But higher rates mean fewer people will refinance or move, so the mortgage portfolio won’t shrink as fast as the Fed anticipates. There are some whispers about the Fed selling some of its mortgage-backed securities. If that’s the case, Charles Schwab expects the MBS spread will grow even larger, and odds are so will your mortgage rates. 

There will also be a hangover from the very low rates in 2020 and 2021. Like many people, I bought a home in the spring of 2021. Now between rising rates and a slower housing market, I am not sure I can ever afford to move. The housing market may be slower and less liquid for a long time.

The MBS market may be less liquid, too. Their buyers normally assume that a large number of mortgages won’t last 30 years because people move or refinance. But given that so many people got artificially cheap mortgages before rates went up means their behavior, and the duration of mortgage-backed securities, will be much less predictable. It will be a riskier asset that commands a larger spread.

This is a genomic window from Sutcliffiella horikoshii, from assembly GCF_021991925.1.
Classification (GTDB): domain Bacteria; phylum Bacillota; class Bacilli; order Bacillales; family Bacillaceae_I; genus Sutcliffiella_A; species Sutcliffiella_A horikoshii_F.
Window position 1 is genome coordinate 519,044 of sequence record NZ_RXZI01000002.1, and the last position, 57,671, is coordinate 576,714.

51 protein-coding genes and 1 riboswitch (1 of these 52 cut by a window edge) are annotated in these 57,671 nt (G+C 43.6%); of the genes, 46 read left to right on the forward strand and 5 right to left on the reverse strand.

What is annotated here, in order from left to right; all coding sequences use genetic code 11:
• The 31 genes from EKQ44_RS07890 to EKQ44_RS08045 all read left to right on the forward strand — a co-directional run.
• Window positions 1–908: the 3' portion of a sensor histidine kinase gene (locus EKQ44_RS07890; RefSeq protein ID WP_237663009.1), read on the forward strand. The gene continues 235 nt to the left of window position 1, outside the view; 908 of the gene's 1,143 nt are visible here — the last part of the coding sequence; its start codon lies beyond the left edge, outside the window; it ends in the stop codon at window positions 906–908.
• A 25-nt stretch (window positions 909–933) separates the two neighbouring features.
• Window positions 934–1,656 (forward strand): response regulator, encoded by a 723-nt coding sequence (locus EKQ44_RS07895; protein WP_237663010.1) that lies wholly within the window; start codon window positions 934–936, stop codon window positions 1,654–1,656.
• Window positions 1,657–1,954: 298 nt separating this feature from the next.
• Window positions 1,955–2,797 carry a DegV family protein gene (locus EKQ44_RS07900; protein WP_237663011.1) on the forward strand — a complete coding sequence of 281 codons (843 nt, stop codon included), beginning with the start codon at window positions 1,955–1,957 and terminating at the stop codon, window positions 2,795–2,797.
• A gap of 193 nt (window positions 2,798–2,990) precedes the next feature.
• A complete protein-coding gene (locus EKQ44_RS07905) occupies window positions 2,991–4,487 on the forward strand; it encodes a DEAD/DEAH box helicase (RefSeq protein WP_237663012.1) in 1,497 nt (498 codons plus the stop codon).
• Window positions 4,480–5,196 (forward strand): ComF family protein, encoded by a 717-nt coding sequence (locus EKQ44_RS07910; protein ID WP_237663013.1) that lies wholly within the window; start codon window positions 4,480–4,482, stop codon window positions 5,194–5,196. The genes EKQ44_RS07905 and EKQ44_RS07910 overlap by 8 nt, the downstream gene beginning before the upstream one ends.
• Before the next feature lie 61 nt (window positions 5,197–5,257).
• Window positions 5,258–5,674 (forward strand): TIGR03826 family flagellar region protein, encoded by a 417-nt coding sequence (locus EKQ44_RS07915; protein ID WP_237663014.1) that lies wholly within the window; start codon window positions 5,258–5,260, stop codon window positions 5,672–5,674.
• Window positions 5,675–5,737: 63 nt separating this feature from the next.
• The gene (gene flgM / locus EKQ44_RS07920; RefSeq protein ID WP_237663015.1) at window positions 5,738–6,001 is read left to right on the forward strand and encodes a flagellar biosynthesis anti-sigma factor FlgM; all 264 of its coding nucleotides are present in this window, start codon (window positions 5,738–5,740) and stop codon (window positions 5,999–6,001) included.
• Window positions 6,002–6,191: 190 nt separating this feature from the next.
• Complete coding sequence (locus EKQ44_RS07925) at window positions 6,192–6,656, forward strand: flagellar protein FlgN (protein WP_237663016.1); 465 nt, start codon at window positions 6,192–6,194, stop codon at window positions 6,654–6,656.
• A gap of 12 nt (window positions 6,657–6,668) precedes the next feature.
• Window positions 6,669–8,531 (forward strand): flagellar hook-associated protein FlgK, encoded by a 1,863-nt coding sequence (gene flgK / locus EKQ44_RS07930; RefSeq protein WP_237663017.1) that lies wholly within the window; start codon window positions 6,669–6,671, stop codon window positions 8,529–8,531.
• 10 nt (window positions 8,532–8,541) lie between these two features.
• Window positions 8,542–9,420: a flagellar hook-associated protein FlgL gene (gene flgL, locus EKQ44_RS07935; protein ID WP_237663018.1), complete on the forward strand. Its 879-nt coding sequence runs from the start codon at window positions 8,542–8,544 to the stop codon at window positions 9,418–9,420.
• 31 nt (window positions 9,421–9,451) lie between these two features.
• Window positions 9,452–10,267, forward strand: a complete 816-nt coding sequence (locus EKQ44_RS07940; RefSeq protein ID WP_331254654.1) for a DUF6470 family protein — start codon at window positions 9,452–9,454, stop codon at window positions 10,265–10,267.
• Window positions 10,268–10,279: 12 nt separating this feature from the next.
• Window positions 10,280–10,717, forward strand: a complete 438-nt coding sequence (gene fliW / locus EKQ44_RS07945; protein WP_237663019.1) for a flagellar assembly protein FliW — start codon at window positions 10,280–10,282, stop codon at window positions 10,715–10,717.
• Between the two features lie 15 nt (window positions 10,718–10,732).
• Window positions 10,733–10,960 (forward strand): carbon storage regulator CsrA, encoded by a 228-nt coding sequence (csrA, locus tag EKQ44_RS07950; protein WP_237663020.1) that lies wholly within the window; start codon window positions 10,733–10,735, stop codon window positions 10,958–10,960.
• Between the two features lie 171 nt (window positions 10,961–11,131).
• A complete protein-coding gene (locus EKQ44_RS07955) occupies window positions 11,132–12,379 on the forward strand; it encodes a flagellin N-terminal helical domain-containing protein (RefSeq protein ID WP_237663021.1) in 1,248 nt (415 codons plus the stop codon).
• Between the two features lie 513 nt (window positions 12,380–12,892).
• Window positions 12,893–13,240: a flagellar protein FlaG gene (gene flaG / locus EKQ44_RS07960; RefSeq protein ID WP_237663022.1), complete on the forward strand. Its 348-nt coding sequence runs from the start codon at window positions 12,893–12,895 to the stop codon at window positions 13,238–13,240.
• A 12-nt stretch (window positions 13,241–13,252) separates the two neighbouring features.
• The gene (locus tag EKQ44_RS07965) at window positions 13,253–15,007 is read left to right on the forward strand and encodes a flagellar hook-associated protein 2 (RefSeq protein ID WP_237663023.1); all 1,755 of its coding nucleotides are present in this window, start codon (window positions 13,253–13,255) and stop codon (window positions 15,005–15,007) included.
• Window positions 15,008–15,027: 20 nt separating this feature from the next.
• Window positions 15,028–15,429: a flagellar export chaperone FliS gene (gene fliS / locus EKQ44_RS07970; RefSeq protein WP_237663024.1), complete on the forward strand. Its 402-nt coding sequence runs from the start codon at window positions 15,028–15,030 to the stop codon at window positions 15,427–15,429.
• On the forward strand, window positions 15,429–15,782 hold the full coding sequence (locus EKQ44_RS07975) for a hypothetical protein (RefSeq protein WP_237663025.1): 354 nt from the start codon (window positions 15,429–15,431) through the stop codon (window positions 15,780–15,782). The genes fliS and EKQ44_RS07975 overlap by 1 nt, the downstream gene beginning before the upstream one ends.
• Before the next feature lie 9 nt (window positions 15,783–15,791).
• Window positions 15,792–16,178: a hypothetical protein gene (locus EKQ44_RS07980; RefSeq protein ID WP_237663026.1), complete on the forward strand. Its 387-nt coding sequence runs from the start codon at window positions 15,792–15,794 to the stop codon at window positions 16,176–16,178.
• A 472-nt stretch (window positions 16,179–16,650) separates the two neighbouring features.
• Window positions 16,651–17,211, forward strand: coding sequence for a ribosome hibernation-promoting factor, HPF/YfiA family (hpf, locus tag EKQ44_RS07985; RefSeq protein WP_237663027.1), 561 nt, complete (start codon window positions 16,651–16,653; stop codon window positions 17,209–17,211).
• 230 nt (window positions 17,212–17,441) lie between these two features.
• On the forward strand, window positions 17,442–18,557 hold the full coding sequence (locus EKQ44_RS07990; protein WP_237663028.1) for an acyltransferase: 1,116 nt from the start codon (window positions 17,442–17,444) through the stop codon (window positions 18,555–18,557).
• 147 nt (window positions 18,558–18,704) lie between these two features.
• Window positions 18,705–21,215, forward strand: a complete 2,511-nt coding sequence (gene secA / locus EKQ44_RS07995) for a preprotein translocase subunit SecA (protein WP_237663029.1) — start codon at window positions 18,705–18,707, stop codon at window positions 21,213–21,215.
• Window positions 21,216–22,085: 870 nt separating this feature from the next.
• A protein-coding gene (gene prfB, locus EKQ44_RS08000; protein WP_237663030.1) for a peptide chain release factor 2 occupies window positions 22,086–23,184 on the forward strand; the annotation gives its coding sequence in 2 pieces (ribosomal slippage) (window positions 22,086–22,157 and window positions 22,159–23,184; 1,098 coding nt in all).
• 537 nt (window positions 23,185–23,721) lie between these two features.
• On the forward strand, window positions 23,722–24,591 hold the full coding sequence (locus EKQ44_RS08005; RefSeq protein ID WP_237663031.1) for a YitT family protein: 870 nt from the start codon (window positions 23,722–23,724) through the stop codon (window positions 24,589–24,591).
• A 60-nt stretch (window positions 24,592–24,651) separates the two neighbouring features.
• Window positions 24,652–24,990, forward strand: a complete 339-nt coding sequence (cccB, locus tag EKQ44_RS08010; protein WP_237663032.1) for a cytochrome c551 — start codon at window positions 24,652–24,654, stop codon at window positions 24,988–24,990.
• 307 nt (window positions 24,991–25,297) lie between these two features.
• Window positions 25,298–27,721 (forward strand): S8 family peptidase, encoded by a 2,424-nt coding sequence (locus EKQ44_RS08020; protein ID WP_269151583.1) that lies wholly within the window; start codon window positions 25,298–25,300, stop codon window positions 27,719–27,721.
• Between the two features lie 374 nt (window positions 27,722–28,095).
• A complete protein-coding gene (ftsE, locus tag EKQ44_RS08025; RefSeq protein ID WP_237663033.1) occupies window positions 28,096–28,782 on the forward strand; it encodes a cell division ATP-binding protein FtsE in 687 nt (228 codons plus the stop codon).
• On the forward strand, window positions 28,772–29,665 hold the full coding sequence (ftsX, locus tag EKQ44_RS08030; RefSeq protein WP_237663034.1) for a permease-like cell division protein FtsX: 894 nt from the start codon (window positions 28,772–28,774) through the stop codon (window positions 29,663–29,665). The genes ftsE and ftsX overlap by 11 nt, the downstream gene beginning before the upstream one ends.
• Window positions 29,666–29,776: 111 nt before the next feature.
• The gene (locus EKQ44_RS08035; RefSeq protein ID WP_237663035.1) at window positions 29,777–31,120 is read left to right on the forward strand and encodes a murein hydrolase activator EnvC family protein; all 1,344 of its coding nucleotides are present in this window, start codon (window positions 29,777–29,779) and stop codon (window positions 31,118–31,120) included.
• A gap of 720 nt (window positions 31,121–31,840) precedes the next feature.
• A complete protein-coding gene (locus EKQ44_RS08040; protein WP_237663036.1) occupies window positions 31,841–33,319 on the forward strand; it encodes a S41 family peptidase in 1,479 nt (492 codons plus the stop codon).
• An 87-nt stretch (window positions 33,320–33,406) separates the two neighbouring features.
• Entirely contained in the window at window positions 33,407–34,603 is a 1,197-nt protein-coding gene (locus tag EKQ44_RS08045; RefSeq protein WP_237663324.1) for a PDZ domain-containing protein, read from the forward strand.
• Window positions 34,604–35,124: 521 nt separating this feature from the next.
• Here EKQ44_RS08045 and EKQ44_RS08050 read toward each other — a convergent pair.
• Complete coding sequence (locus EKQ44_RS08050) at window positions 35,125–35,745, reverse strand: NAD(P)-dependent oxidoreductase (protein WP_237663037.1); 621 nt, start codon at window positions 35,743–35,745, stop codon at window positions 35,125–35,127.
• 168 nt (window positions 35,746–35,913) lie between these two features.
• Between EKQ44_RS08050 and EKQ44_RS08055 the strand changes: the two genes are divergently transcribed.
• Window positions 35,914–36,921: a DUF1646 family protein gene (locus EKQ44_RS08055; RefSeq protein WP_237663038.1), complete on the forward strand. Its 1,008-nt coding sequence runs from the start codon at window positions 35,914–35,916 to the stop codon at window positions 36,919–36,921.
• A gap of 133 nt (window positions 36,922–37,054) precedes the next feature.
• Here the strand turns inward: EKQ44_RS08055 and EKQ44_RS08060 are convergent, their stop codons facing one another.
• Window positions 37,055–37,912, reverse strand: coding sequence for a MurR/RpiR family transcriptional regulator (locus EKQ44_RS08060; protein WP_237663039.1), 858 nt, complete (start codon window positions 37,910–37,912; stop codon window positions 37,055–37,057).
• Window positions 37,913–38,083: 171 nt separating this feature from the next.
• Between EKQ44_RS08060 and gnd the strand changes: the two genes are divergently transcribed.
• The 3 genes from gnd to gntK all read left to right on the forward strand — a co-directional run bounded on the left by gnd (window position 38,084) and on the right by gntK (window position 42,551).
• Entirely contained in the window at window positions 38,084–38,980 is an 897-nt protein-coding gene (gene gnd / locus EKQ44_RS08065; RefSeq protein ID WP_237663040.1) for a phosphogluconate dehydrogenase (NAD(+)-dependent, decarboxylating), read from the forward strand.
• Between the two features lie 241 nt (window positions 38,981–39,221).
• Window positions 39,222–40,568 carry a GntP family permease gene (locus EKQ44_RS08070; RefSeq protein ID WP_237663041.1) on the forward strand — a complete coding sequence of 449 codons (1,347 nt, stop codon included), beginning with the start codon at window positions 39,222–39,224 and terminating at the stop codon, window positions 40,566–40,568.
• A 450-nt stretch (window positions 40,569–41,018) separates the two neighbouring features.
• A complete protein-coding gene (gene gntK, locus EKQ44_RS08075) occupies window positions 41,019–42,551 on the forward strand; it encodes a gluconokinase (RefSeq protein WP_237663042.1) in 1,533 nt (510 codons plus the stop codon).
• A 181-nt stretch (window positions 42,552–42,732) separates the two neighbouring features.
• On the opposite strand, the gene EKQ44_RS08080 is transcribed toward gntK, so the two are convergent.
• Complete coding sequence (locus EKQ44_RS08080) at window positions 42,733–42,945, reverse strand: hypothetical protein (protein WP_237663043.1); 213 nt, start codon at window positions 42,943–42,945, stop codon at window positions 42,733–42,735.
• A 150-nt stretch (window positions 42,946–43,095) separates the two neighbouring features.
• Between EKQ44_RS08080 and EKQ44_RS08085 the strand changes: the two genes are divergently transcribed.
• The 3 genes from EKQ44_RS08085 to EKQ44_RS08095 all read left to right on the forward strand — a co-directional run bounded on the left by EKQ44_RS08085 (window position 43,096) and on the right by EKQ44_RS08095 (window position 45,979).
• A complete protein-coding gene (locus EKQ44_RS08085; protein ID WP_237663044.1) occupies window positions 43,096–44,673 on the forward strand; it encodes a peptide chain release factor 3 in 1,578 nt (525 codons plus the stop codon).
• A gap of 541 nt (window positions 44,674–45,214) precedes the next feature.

The Fed has come under lots of criticism lately for being too late to raise rates in response to inflation. But another policy error could be that it kept buying so many mortgage-backed securities later in 2020 and most of 2021 when the housing market was on fire and rates kept dropping. 

A 2.6% fixed rate on a 30-year risky asset never made much sense. It suggests something is off in the market, either through some manipulation or a mis-pricing of risk. The Fed created major distortions in a market where many Americans have most of their wealth, and the impact may be felt for decades. 

Allison Schrager is a Bloomberg Opinion columnist covering economics. A senior fellow at the Manhattan Institute, she is author of An Economist Walks Into a Brothel: And Other Unexpected Places to Understand Risk.

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